Saturday, March 8, 2008

Gnocchi with Mushrooms and Butternut Squash

Gnocchi, part 2. I wanted to write gnocchii or gnocchies or gnocchis, but I couldn't figure out which one was correct. This is the first actual finished recipe I've made from the book, so hopefully these reports get a little more interesting as time goes on. Not to say this one is going to be boring...

This dish is basically prepared in three steps. First comes the squash, then the mushrooms, then the gnocchi. After all was said and done, it was really pretty easy to put together. That doesn't mean it turned out perfect, but that wasn't the recipe's fault. Here's the 'before' picture:

Preparing the squash consisted of cooking it in a skillet with some butter, sage, salt and pepper. Very simple really. The recipe says to cook it for four to six minutes over medium heat and then to lower it and cook until done. I managed not to wait long enough and the squash was a bit underdone. I don't totally blame myself for that though. Given the 4-6+ minutes guideline, I cooked them for a solid 15 minutes. I thought they would have been done by then, and in fact some of them were. Either way, it was decided that the squash was probably the best component of the finished dish. It could easily be a side on its own. So two lessons here:
  • Cook stuff until it tastes like they're done, not by time.
  • Dice your food evenly, or else half will be done and half will still be rock solid.
Next up was the mushrooms. Same general principle here, except for use shallots and thyme instead of sage. Mistake number two came in here. The recipe called for 1.5 teaspoons of salt. As I was pouring it over the mushrooms I thought to myself, 'Man, this little adventure is going to raise my cholesterol by 50 points.' Well, they were very salty. So here's lesson number 3:
  • Trust yourself. If it looks like more salt than you'll like, it probably is.
So now you have some squash and mushrooms hanging out with nowhere to go. We'll remedy that by putting some of the already made gnocchi into a skillet with some olive oil and butter. Heat those mustard-y pillows of dough up until they're nice and browned on all sides. This again was longer than I thought it would take and longer than the recipe seemed to think as well. Who knew recipes could think? Anyway, once they're finished add in the squash, mushrooms, and some chives until everything is nice and warm. Almost done...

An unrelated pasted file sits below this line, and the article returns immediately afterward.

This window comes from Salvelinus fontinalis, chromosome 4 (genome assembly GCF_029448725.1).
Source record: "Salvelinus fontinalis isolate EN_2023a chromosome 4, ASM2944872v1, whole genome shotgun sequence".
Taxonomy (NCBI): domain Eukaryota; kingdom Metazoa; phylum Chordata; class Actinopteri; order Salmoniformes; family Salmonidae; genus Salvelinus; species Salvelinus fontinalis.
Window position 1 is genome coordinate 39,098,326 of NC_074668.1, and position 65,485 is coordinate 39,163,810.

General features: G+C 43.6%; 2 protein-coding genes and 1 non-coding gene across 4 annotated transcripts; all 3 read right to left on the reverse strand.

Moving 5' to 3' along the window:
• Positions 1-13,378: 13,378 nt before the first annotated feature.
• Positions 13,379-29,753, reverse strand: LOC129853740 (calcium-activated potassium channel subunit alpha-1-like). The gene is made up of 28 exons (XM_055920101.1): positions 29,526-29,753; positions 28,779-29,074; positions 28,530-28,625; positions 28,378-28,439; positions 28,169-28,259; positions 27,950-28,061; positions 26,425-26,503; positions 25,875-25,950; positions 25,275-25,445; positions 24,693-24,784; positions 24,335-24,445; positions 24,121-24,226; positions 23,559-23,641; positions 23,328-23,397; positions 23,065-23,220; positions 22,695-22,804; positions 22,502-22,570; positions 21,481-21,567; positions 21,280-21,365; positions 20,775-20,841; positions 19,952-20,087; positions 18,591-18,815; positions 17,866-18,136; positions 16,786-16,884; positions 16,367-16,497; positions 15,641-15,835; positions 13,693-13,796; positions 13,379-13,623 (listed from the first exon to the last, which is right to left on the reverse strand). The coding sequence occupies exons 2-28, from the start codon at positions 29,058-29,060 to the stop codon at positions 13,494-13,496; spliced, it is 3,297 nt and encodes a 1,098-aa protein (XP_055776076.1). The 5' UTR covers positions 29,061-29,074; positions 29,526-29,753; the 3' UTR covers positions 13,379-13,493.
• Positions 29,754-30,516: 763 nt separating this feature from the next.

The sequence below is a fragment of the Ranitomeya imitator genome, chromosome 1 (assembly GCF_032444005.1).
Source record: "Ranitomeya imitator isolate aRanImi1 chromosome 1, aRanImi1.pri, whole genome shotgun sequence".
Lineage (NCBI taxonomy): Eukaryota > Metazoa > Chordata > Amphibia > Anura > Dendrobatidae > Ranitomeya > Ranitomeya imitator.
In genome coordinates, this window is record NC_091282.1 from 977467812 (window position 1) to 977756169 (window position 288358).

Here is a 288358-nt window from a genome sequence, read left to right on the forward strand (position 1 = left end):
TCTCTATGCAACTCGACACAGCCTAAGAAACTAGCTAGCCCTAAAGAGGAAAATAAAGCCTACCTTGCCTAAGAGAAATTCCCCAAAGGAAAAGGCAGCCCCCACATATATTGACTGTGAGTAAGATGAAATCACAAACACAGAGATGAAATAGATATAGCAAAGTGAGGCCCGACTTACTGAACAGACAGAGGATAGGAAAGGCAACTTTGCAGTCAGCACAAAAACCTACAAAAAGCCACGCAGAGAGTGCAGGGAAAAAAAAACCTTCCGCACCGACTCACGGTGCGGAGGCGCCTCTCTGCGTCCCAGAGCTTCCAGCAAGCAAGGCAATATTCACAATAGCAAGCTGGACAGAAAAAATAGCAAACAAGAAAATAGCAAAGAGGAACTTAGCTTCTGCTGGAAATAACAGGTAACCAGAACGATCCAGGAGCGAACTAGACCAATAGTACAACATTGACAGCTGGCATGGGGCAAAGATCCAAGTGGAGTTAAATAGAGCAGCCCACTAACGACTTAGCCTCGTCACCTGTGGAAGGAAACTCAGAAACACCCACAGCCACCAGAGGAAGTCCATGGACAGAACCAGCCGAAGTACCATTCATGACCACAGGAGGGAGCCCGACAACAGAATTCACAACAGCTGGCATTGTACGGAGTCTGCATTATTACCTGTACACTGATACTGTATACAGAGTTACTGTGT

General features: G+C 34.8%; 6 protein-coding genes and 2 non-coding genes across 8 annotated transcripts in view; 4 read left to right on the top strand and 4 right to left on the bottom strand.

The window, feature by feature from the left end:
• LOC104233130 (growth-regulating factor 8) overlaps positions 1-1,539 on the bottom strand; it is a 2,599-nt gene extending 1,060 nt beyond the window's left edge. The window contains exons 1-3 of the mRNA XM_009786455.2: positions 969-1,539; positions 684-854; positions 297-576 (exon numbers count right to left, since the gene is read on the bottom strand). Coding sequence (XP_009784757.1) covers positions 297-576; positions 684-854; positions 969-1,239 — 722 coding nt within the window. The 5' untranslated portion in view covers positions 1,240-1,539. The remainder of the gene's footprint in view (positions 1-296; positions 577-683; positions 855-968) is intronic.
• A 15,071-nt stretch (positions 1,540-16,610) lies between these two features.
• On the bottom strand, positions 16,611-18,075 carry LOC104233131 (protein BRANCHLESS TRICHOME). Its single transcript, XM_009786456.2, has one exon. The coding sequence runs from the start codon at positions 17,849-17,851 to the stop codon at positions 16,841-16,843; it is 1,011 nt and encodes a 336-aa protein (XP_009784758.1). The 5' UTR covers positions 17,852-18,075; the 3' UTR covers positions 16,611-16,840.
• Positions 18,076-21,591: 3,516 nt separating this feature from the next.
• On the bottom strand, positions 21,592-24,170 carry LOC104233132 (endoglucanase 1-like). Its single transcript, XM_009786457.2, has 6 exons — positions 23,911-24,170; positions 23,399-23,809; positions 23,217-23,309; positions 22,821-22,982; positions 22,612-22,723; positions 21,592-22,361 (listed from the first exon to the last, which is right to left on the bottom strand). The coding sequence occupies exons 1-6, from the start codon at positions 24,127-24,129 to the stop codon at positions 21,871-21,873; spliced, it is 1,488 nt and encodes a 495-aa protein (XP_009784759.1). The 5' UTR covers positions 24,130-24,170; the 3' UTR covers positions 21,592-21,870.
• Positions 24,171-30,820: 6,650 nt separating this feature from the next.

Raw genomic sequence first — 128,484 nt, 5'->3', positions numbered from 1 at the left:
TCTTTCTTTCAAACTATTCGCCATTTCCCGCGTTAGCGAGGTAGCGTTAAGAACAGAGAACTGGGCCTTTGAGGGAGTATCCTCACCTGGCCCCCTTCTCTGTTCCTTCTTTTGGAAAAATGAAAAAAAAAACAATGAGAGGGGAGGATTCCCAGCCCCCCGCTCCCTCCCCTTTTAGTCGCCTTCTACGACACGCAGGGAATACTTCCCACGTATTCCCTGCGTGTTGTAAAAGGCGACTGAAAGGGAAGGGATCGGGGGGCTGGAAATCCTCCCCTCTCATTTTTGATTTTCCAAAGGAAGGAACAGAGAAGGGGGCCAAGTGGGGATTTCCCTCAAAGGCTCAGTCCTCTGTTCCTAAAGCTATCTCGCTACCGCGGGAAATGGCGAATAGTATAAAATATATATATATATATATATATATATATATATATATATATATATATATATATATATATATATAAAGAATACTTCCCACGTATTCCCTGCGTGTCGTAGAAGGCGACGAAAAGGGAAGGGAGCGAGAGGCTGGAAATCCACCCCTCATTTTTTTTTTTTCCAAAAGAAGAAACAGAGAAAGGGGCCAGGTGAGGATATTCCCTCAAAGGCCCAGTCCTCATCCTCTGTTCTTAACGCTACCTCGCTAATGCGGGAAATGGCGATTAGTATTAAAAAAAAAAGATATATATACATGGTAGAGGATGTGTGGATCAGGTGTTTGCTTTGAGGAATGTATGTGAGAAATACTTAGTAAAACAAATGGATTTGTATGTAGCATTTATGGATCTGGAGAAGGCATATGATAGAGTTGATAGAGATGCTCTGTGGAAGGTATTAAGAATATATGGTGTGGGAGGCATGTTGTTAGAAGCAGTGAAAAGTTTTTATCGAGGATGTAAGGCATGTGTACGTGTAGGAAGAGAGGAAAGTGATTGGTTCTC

The last step is to make a brown butter sauce. I had cooked the two gnocchi in two skillets for space reasons. One was stainless steel, one was nonstick. Since the stainless steel one was larger, all the gnocchi went into there. That means the butter for the sauce went into the nonstick skillet. Cool right? Not so much. It turns out that it's really hard to see when butter has browned if the skillet is black on the bottom. So after a half minute or so and a smell that was suspiciously close to the smell of burning I added the parsley and a spray of lemon juice. And that was that.

Add the vegetables and gnocchi to the plate, spoon on some sauce, and it's dinner time. Everything turned out deliciously well. How could it not with a stick of butter involved? I decided that if I had received this in a restaurant it would have passed, but probably only with a grade of B- or so. That certainly wasn't the recipes fault though. Almost all of the points lost had to do with my ability to tell when things were finished cooking, with the exception of the salt on the mushrooms.

So we'll end it there, blaming it on the book. Yeah, the book. Here's the picture, which I was pretty proud of:

Update: I made this again with the rest of the frozen gnocchi. After showing a little more patience and a more judicious use of salt, it was absolutely fantastic. I used cremini mushrooms instead of shiitake, but I believe that was the only deivation. Right now it holds the claim to the best Bouchon recipe yet.

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